MINNEAPOLIS (AP) — The state of Minnesota sued 3M Co. on Thursday, alleging its disposal of chemicals once used to make Scotchgard fabric protector and other products damaged the state’s natural resources, including more than 100 miles of the Mississippi River.

The lawsuit, filed in Hennepin County, demands 3M pay for the damage, which the state says includes the loss of fish and damage to groundwater, surface water and sediment. The lawsuit doesn’t specify the cost of the damage.

“3M made a mess, they contaminated the waters,” Attorney General Lori Swanson said. “We want them to step up and make it right.”

3M spokesman Bill Nelson said Thursday that 3M has stepped up, pledging to pay the state up to $8 million to cover some direct costs of cleanup and $5 million to fund environmental research into the chemicals. 3M also is working on remediation at its disposal sites.

The lawsuit focuses on 3M’s disposal of perfluorochemicals, or PFCs, and their compounds. The Maplewood-based 3M began producing PFCs in the 1940s, and legally disposed of them in landfills until the early 1970s — when the company built a corporate incinerator to handle the waste.

Along with Scotchgard, the chemicals were used in fire retardants, paints, nonstick cookware, and other products.

3M stopped making PFCs in 2002, after negotiating with the Environmental Protection Agency. The EPA said the chemicals could pose a risk to human health and the environment in the long term.

Minnesota’s lawsuit says 3M had researched PFCs and “knew or should have known of the potentially harmful effects that PFCs have on human health and the environment.”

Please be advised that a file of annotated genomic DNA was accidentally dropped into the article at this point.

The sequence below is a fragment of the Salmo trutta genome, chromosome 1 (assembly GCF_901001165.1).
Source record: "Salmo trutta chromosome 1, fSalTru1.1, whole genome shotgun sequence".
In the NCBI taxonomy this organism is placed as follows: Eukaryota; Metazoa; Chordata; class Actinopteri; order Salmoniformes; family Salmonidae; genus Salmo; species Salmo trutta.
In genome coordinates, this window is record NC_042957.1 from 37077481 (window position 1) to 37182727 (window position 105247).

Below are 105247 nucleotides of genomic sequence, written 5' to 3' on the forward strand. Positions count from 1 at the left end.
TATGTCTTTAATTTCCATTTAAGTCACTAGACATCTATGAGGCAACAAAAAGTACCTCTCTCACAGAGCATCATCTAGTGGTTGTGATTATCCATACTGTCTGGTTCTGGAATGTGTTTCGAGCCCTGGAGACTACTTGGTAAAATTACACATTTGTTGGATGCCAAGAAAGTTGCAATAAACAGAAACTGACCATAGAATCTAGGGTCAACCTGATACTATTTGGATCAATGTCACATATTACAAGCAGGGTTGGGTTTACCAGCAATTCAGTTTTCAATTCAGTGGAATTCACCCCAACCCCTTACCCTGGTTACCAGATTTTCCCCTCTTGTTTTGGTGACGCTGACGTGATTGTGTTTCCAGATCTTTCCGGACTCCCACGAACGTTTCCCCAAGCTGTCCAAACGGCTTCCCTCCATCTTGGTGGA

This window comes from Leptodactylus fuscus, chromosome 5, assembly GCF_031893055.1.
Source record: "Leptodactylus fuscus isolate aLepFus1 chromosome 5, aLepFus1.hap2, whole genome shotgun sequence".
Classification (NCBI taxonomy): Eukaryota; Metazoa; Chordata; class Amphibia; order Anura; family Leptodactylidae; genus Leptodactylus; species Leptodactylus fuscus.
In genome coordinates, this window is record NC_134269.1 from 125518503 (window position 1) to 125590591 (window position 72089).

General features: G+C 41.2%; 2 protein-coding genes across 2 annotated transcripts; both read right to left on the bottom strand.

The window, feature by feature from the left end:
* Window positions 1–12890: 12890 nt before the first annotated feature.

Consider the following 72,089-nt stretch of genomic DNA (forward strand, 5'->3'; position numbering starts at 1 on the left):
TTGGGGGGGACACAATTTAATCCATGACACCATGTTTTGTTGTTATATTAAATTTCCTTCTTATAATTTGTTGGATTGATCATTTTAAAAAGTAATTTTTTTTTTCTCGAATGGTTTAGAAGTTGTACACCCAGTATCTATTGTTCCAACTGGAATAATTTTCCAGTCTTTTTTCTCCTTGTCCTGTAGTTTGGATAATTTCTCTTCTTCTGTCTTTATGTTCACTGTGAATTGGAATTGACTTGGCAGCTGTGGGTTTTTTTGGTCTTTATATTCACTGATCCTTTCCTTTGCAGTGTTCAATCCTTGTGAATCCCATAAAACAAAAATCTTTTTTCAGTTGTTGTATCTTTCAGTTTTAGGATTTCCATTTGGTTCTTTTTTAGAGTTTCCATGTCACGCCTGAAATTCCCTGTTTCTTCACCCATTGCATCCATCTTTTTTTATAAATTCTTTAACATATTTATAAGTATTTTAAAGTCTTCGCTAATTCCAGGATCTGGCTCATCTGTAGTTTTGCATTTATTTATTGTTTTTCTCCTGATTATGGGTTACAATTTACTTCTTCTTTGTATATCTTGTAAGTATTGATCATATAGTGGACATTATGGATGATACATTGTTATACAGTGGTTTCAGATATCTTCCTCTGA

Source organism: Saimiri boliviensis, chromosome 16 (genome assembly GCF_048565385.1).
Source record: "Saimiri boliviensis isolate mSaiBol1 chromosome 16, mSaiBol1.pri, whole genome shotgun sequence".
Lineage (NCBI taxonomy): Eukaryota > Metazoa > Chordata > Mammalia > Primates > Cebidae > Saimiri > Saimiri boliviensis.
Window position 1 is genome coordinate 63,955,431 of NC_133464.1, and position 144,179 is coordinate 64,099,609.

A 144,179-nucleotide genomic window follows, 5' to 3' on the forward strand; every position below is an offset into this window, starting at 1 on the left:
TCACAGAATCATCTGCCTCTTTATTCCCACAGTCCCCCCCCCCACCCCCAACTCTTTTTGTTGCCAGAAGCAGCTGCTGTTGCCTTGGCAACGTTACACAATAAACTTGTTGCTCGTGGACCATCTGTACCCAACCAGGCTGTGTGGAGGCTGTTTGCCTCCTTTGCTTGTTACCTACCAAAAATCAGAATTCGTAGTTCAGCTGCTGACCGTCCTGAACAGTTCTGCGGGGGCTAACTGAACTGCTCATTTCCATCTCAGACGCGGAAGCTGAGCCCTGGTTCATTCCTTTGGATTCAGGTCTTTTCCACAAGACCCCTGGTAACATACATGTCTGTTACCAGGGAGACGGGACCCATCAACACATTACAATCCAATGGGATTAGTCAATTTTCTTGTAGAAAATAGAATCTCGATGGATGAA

Nelson responded that there have been thousands of studies on the chemicals and: “We can make the conclusion that there are no adverse health effects caused by PFCs at the levels we see in the environment.”

The lawsuit also says 3M disposed of waste at several sites, including at unlined landfills, causing the chemicals to seep into groundwater and contaminate public and private drinking wells in the eastern Twin Cities area.

More than 100 square miles of groundwater have been contaminated, including four major aquifers that serve as the only source of drinking water for about 125,000 Minnesota residents, the lawsuit said.

It also says 3M discharged wastewater containing the chemicals directly into a stream that flows into the Mississippi River. The state claims 139 miles of the Mississippi River, from Minneapolis to south of Winona, have been polluted.

The Minnesota Department of Health has recommended that citizens limit consumption of fish from the Mississippi River and Lake Elmo, and the waters have been listed as “impaired.”

In 2007, the Minnesota Pollution Control Agency and 3M struck a deal requiring 3M to take steps to remediate the release of PFCs at several disposal sites. Swanson said that agreement was designed to stop further hemorrhaging of the chemicals, but did nothing about existing contamination.

Nelson said 3M is doing just that.